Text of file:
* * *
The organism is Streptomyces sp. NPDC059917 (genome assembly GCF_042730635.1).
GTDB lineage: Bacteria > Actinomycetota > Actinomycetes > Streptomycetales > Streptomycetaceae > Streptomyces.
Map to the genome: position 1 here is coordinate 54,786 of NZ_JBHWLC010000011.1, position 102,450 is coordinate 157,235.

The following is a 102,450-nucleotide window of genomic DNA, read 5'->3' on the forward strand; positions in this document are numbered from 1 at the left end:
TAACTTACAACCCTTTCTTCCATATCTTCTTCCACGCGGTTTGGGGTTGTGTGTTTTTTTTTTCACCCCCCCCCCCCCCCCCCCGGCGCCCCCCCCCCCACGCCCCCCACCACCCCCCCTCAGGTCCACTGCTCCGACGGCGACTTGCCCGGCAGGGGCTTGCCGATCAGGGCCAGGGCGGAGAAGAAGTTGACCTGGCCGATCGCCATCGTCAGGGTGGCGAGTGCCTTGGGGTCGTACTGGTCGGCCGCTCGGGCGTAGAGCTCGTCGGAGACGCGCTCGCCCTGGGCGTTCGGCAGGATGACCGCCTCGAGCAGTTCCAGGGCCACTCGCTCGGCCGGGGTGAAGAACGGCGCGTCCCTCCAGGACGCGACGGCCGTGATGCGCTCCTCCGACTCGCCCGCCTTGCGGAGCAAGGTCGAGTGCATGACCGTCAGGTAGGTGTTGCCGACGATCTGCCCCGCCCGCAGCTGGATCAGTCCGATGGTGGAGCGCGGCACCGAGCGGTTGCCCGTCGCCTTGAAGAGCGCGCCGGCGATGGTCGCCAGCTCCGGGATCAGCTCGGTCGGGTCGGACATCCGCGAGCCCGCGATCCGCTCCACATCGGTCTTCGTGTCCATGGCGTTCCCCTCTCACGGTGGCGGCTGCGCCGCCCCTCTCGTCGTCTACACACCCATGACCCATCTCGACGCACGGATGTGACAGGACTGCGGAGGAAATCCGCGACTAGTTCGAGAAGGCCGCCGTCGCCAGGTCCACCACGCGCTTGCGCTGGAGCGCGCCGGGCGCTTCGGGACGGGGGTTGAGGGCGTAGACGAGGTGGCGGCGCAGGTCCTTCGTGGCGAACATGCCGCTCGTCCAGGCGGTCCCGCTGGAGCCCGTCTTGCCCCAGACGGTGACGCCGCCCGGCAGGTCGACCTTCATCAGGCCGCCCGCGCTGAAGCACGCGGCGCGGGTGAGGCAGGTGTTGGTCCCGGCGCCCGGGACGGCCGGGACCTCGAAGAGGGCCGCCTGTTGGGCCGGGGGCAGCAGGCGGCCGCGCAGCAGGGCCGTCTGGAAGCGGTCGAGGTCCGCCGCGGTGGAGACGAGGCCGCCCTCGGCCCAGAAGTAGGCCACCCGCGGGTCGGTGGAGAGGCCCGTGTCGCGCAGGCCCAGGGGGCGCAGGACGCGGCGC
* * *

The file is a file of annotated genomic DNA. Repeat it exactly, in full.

The organism is Streptomyces sp. NPDC059917 (genome assembly GCF_042730635.1).
GTDB lineage: Bacteria > Actinomycetota > Actinomycetes > Streptomycetales > Streptomycetaceae > Streptomyces.
Map to the genome: position 1 here is coordinate 54,786 of NZ_JBHWLC010000011.1, position 102,450 is coordinate 157,235.

The following is a 102,450-nucleotide window of genomic DNA, read 5'->3' on the forward strand; positions in this document are numbered from 1 at the left end:
TAACTTACAACCCTTTCTTCCATATCTTCTTCCACGCGGTTTGGGGTTGTGTGTTTTTTTTTTCACCCCCCCCCCCCCCCCCCCGGCGCCCCCCCCCCCACGCCCCCCACCACCCCCCCTCAGGTCCACTGCTCCGACGGCGACTTGCCCGGCAGGGGCTTGCCGATCAGGGCCAGGGCGGAGAAGAAGTTGACCTGGCCGATCGCCATCGTCAGGGTGGCGAGTGCCTTGGGGTCGTACTGGTCGGCCGCTCGGGCGTAGAGCTCGTCGGAGACGCGCTCGCCCTGGGCGTTCGGCAGGATGACCGCCTCGAGCAGTTCCAGGGCCACTCGCTCGGCCGGGGTGAAGAACGGCGCGTCCCTCCAGGACGCGACGGCCGTGATGCGCTCCTCCGACTCGCCCGCCTTGCGGAGCAAGGTCGAGTGCATGACCGTCAGGTAGGTGTTGCCGACGATCTGCCCCGCCCGCAGCTGGATCAGTCCGATGGTGGAGCGCGGCACCGAGCGGTTGCCCGTCGCCTTGAAGAGCGCGCCGGCGATGGTCGCCAGCTCCGGGATCAGCTCGGTCGGGTCGGACATCCGCGAGCCCGCGATCCGCTCCACATCGGTCTTCGTGTCCATGGCGTTCCCCTCTCACGGTGGCGGCTGCGCCGCCCCTCTCGTCGTCTACACACCCATGACCCATCTCGACGCACGGATGTGACAGGACTGCGGAGGAAATCCGCGACTAGTTCGAGAAGGCCGCCGTCGCCAGGTCCACCACGCGCTTGCGCTGGAGCGCGCCGGGCGCTTCGGGACGGGGGTTGAGGGCGTAGACGAGGTGGCGGCGCAGGTCCTTCGTGGCGAACATGCCGCTCGTCCAGGCGGTCCCGCTGGAGCCCGTCTTGCCCCAGACGGTGACGCCGCCCGGCAGGTCGACCTTCATCAGGCCGCCCGCGCTGAAGCACGCGGCGCGGGTGAGGCAGGTGTTGGTCCCGGCGCCCGGGACGGCCGGGACCTCGAAGAGGGCCGCCTGTTGGGCCGGGGGCAGCAGGCGGCCGCGCAGCAGGGCCGTCTGGAAGCGGTCGAGGTCCGCCGCGGTGGAGACGAGGCCGCCCTCGGCCCAGAAGTAGGCCACCCGCGGGTCGGTGGAGAGGCCCGTGTCGCGCAGGCCCAGGGGGCGCAGGACGCGGCGC